Getting the right result

Candidates often ask what happens with the marking of the papers, and who is involved. Once an exam has been completed the process of marking gets underway and it includes a number of stages. The first stage is a standardisation exercise, which is undertaken to ensure that all markers are using the marking scheme effectively and that all are marking at the same standard. Once this has been done, all the papers for a particular module are marked.

“Everyone involved is clearly committed to ensuring that all candidates are assessed fairly”

Following that comes an administrative check, which is designed to ensure that all pages in the exam booklet have been marked and that the marks awarded have been added up and entered correctly. Then, they go through a second marking and checking stage.

All ICSA papers have a pass mark of 50%. When a candidate has come close to the pass mark but has failed – that is, they are awarded a ‘Fail A’ grade and a mark between 46-49% – then the paper is checked again.

At the final stage, the marks awarded and the marking process itself are reviewed independently by the Assessment Review Panel, to check that the marking is fair and correct. At this stage, papers awarded a Fail A mark will be reviewed again.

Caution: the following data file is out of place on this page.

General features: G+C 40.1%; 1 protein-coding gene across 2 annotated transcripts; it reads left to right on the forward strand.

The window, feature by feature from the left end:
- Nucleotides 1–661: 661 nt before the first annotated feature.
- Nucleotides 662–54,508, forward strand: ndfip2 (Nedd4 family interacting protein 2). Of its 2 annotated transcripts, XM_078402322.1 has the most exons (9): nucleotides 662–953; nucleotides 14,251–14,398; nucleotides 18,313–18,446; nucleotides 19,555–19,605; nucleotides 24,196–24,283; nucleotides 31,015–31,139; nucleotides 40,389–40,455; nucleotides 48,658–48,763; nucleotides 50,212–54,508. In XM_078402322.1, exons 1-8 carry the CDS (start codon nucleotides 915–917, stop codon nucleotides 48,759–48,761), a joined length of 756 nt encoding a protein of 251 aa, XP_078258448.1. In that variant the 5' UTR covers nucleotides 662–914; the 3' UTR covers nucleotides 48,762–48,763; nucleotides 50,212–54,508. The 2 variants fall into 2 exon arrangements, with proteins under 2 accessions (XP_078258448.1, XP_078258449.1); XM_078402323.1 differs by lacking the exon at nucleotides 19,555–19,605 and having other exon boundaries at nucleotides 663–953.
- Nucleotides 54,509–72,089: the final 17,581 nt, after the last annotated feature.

This means that a student given a Fail A grade will have had their paper reviewed three times. The whole process is designed to ensure that all candidates are treated fairly. There are many people involved in ICSA’s exam process, with a broad variety of backgrounds and expertise. Everyone involved – whether they are examiners, markers, reviewers, study text writers, panel members and ICSA assessment staff – is clearly committed to ensuring that all candidates are assessed fairly.

The process is designed, first and foremost, to support students throughout their qualifications and to ensure that the results are fair and reflective of a candidate’s work and commitment to studying.

If you are currently studying for the next exam session, we hope you found this insight useful and wish you the very best with your studies.

ICSA relies on individuals from a variety of professional backgrounds to support the assessment process.

If you would like to become involved with our exams or find out further information then please contact exams@icsa.org.uk 

Susan Hughes is the chair of ICSA’s Assessment Review Panel